Watch Those Button Batteries Around Young Children

image of button batteriesCoin-sized batteries, often referred to as button batteries, are the reason for seeing double the children’s emergency room visits during the past twenty years.

In an online study in Pediatrics, researchers document serious complications, including deaths, occurring when children swallow “button batteries,” found in items ranging from remote-control devices to children’s toys.

The researchers looked at U.S. National Electronic Injury Surveillance System data concerning all battery-related visits to the ER among children up to age 18.

Four different types of accidental contact with button batteries were found: swallowing and insertion of a battery into the mouth, ear, or nose.

Researchers found that over the 20-year period such contacts translated into nearly 66,000 ER visits, with a dramatic increase over the final eight years. Toddlers and others 5 years and younger faced the highest risk for accidental button-battery contact, with the average age of incoming ER patients just below 4 years.

Boys accounted for more of the ER visits (about 60 percent). Most cases (nearly 77 percent) were the result of swallowing button batteries. Nose contact accounted for roughly 10 percent of cases, followed by mouth exposure (7.5 percent) and ear insertion (almost 6 percent).

The study report carries a message for parents stating that if they suspect that their child has swallowed a battery they need to get to the ER right away. To prevent such accidents, parents need to store and dispose of batteries, especially button batteries, while keeping them out of reach of their children. They need to tape all battery compartments shut.

The study report also carries a message for manufacturers stating that we need to have the industry make battery compartments inaccessible and child-resistant for all products, not just toys.

The study report concludes by advising parents to heed the general advice regarding choking, especially for those 5 years and younger. Children should never be within reach of any object that can fit through a choke tube, which is about the size of a cardboard tube of a toilet-paper roll. This is particularly the case with objects not normally considered dangerous, such as children’s toys that have batteries, and other small parts, and various objects found in the kitchen or the bathroom. Button batteries are small enough to fit in the mouth, the ear and up the nose of a small child.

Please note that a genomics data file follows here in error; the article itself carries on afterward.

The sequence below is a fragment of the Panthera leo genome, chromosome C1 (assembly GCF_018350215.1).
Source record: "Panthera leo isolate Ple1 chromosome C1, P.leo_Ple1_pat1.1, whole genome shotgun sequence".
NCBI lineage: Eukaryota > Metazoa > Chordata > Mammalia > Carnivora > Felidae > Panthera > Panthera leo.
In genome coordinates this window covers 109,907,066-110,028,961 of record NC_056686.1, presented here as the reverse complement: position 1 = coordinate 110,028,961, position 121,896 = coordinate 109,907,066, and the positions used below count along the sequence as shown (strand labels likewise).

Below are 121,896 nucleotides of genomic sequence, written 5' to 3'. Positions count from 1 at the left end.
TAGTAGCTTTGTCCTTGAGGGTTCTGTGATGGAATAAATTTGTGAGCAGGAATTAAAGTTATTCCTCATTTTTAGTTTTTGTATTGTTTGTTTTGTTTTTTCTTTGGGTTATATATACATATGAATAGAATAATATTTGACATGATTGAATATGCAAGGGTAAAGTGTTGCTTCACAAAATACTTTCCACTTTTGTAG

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Fireworks are not Always Fun on the 4th

Fireworks have long been a part of celebrating major events and holidays, such as the 4th of July, but in the hands of the untrained they can and do cause serious injuries, including severe burns and other injuries in children.

Each year, fireworks send 3,000 +children under the age of 15 to emergency rooms in the U.S.

fireworksThe National Fire Protection Association(NFPA) reports that sparklers, which burn at about 1,200°F and are typically viewed by parents as relatively harmless fireworks for children, cause serious burn injuries, accounting for one-third of the injuries to children under five.

According to The National Fire Protection Association, the best way to protect your family is to not use any fireworks at home…period. Attend public fireworks displays and leave the lighting to the professionals.

Follow these simple fireworks tips:

  • The best way to enjoy fireworks is to visit public fireworks displays hosted by professionals who know how to safely handle fireworks.
  • Closely supervise children around fireworks at all times.
  • Do not give children sparklers or allow them to pick up fireworks or other novelty items.
  • If your friends or family members refuse to stop using fireworks, please follow these tips:
    • If you plan to use fireworks, make sure they are legal in your area.
    • Never light fireworks indoors or near dry grass.
    • Always have a bucket of water and/or a fire extinguisher nearby. Know how to operate the fire extinguisher properly.
    • Do not wear loose clothing while using fireworks.
    • Stand several feet away from lit fireworks. If a devise does not go off, do not stand over it to investigate it. Put it out with water and dispose of it.
    • Closely supervise children around fireworks at all times.
    • Do not give children sparklers or allow them to pick up fireworks or other novelty items.

Sources: Safe Kids USA, The National Fire Protection Association(NFPA)

 Be Safe! Have Fun! Celebrate our Nation’s Birthday!

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